Milgrom (1)

Milgrom (1) - ECONOMICS AND POLITICS Volume 2 0954- 1985...

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ECONOMICS AND POLITICS Volume 2 March 1990 0954- 1985 No. I THE ROLE OF INSTITUTIONS IN THE REVIVAL OF TRADE: THE LAW MERCHANT, PRIVATE JUDGES, AND THE CHAMPAGNE FAIRS PAUL R. MILGROM, DOUGLASS c. NORTH AND BARRY R. WEINGAST* A good reputation can be an effective bond for honest behavior in a community of traders if members of the community know how others have behaved in the past - even if any particular pair of traders meets only infrequently. In a large community, it would be impossibly costly for traders to be perfectly informed about each other's behavior, but there exist institutions that can restore the effectiveness of a reputation system using much less extensive information. The system of judges used to enforce commercial law before the rise of the state was such an institution, and it successfully encouraged merchants (1) to behave honestly, (2) to impose sanctions on violators, (3) to become adequately informed about how others had behaved, (4) to provide evidence against violators of the code, and (5) to pay any judgments assessed against them, even though each of these behaviors might be personally costly. How can people promote the trust necessary for efficient exchange when indivi- duals have short run temptations to cheat? The same question arises whether the traders are legislators swapping votes, medieval merchants exchanging goods, or modern businesspeople trading promises about future deliveries. In each of these situations, one of the important ways in which individuals ensure one another's honest behavior is by establishing a continuing relationship. In the language of economics, if the relationship itself is a valuable asset that a party could lose by dishonest behavior, then the relationship serves as a bond: a trader would be unwilling to surrender this bond unless the gain from dishonest behavior was large. Variants on this basic idea are found throughout the literatures of economics (Klein and Leffler, 1981; Shapiro, 1983; Shapiro and Stiglitz, 1984), politics (Axelrod, 1984, 1986; Calvert, 1986) and game theory (Abreu, 1988; Aumann, 1985; and Fudenberg and Maskin, 1986). Even in a community in which any particular pair of people meet rarely, it is still possible (as we show) for an individual's reputation in the group as a whole to serve as a bond for his good and honest behavior toward each individual member. This illustrates the important fact that a reputation system may sometimes work only when it encompasses *Department of Economics, Stanford University: Department of Economics. Washington University; Hoover Institution. Stanford University. The authors thank Robert Aumann, Gary Becker, Peter DeMarzo. Avner Greif. Michihiro Kandori, Bart Lipson. Uwe Schimack and the participants at numerous workshops for helpful conversations. Mr Milgrom and Mr Weingast thank the National Science Foundation for partial support.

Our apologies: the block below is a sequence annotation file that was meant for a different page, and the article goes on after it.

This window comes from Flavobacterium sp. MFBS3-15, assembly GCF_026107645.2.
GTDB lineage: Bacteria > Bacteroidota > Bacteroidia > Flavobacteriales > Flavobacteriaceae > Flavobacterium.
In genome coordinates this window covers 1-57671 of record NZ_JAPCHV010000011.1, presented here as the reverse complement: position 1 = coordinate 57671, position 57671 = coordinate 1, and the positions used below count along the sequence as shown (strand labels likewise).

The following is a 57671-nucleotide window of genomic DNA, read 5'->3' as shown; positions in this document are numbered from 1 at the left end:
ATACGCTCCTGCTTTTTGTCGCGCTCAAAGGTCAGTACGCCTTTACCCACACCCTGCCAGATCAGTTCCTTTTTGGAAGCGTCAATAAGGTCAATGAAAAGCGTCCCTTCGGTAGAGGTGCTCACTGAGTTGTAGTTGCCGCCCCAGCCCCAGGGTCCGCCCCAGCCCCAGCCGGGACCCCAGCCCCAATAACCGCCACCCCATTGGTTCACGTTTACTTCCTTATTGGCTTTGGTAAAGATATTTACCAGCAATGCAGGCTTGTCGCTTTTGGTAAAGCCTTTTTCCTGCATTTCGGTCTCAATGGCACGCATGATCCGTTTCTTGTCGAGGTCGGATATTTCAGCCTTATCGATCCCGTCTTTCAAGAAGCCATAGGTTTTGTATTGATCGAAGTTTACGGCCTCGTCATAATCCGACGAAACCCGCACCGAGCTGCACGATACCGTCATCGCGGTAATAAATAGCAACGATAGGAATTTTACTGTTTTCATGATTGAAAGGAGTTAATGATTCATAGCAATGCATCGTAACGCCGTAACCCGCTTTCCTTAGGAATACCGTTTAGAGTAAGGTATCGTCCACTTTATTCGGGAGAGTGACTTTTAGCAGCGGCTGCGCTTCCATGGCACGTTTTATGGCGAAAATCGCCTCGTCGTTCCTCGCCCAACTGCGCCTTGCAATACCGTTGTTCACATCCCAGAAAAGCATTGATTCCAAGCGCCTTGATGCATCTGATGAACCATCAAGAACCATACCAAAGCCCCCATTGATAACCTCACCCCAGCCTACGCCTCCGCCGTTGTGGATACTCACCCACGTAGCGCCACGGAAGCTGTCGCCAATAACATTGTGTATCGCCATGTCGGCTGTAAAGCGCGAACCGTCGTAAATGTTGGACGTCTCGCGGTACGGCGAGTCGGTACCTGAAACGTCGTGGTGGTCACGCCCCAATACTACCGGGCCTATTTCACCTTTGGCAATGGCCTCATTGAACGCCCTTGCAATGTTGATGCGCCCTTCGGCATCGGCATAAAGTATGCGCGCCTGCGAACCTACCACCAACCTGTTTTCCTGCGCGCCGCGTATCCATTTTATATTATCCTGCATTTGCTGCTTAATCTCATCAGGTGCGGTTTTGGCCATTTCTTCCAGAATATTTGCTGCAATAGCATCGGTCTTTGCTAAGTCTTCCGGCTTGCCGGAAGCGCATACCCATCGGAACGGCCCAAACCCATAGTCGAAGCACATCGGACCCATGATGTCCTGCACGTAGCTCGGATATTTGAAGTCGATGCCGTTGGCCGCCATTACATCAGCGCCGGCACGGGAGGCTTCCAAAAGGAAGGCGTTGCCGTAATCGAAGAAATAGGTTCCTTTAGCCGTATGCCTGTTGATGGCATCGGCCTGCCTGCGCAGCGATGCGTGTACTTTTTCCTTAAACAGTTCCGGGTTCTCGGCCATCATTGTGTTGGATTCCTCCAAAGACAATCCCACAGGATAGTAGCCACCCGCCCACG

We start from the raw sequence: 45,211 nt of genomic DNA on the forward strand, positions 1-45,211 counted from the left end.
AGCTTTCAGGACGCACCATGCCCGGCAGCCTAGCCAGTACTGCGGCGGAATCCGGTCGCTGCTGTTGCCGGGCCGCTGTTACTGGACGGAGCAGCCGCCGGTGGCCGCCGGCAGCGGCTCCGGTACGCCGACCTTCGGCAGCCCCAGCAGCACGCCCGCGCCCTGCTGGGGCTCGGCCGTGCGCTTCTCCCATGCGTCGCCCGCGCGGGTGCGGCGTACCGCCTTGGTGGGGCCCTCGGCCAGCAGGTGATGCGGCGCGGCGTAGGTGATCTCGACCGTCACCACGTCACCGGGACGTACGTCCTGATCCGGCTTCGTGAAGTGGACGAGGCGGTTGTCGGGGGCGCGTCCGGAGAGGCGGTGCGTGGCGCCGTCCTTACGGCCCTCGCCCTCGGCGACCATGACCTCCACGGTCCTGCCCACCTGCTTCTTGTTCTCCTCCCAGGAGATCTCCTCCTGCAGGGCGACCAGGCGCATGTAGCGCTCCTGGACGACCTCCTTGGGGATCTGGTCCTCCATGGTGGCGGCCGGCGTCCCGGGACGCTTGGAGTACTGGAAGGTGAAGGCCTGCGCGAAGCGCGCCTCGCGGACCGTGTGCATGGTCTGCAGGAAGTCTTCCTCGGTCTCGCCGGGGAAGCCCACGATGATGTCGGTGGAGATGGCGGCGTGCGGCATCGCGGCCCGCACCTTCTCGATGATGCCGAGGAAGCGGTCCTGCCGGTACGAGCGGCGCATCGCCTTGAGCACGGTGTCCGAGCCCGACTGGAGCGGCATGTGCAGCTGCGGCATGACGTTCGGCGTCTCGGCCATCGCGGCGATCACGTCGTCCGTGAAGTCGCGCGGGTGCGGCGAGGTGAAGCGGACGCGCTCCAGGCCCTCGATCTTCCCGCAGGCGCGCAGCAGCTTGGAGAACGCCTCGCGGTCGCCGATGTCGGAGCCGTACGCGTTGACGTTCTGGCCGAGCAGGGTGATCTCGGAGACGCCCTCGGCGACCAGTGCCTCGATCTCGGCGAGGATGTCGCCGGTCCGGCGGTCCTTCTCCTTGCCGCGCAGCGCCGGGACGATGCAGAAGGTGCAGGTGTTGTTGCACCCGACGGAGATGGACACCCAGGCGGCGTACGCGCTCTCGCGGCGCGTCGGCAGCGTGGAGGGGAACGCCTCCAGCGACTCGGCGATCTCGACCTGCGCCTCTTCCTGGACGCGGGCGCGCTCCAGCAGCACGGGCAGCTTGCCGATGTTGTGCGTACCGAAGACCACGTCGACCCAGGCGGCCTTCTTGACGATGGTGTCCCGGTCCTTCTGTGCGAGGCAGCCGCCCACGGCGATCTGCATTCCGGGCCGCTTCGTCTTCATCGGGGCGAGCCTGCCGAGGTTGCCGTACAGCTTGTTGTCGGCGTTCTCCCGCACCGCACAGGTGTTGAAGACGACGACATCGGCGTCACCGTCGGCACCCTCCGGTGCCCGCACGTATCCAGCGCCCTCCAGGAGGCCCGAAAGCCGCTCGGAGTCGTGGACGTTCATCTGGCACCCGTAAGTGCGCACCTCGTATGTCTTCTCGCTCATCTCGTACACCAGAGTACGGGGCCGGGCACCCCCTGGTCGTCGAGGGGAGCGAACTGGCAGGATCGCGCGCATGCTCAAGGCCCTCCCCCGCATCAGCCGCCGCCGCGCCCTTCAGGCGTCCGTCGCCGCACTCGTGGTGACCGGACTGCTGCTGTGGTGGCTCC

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This note was uploaded on 02/21/2010 for the course ECON 330 taught by Professor Iorio during the Spring '10 term at USC.

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Milgrom (1) - ECONOMICS AND POLITICS Volume 2 0954- 1985...

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